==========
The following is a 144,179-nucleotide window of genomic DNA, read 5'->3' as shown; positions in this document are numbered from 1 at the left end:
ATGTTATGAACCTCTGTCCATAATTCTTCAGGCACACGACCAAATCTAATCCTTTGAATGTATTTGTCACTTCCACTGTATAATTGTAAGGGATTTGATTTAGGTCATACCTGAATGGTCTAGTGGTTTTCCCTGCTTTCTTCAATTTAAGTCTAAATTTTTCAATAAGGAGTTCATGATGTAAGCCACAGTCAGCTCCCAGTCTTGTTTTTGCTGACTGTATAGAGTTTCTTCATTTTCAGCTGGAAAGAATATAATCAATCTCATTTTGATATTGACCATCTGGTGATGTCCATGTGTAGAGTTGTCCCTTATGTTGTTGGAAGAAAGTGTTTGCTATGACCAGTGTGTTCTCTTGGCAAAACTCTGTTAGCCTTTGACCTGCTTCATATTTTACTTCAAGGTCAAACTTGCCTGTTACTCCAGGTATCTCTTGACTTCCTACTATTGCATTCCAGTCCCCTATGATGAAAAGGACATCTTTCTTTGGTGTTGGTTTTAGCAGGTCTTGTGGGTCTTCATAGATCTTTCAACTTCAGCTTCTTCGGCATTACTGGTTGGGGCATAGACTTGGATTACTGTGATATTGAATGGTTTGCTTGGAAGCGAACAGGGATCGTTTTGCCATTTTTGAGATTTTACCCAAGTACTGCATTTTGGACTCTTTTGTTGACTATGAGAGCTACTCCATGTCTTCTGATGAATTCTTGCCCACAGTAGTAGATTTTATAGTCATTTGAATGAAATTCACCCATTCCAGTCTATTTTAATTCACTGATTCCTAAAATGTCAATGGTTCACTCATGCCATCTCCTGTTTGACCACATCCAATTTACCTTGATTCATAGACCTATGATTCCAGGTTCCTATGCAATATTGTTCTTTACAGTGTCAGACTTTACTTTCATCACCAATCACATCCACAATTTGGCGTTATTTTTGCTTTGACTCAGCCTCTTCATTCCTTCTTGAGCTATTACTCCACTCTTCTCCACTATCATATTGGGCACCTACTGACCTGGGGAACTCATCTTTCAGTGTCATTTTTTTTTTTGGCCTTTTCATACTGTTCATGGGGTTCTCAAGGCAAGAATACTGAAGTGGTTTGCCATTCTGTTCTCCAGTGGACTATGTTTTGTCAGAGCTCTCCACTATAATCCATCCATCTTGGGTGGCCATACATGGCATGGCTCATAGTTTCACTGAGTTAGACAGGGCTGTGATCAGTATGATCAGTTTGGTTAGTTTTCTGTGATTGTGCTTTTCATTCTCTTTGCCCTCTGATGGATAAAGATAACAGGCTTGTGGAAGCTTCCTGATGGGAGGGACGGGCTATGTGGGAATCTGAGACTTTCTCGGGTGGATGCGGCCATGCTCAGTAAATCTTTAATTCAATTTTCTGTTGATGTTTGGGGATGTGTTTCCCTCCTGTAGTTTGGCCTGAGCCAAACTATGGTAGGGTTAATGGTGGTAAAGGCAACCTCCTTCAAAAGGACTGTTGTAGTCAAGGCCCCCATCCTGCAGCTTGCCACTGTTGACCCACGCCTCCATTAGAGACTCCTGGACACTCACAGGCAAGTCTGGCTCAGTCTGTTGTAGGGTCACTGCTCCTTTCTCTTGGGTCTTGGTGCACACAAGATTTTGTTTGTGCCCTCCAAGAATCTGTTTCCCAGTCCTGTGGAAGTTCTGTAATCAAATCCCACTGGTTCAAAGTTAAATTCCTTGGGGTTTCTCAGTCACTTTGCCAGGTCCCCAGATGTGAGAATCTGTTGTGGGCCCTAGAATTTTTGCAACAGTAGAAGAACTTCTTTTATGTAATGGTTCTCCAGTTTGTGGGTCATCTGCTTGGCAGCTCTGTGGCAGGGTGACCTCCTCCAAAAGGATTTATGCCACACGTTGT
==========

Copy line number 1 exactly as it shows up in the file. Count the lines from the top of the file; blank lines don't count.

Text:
The following is a 144,179-nucleotide window of genomic DNA, read 5'->3' as shown; positions in this document are numbered from 1 at the left end: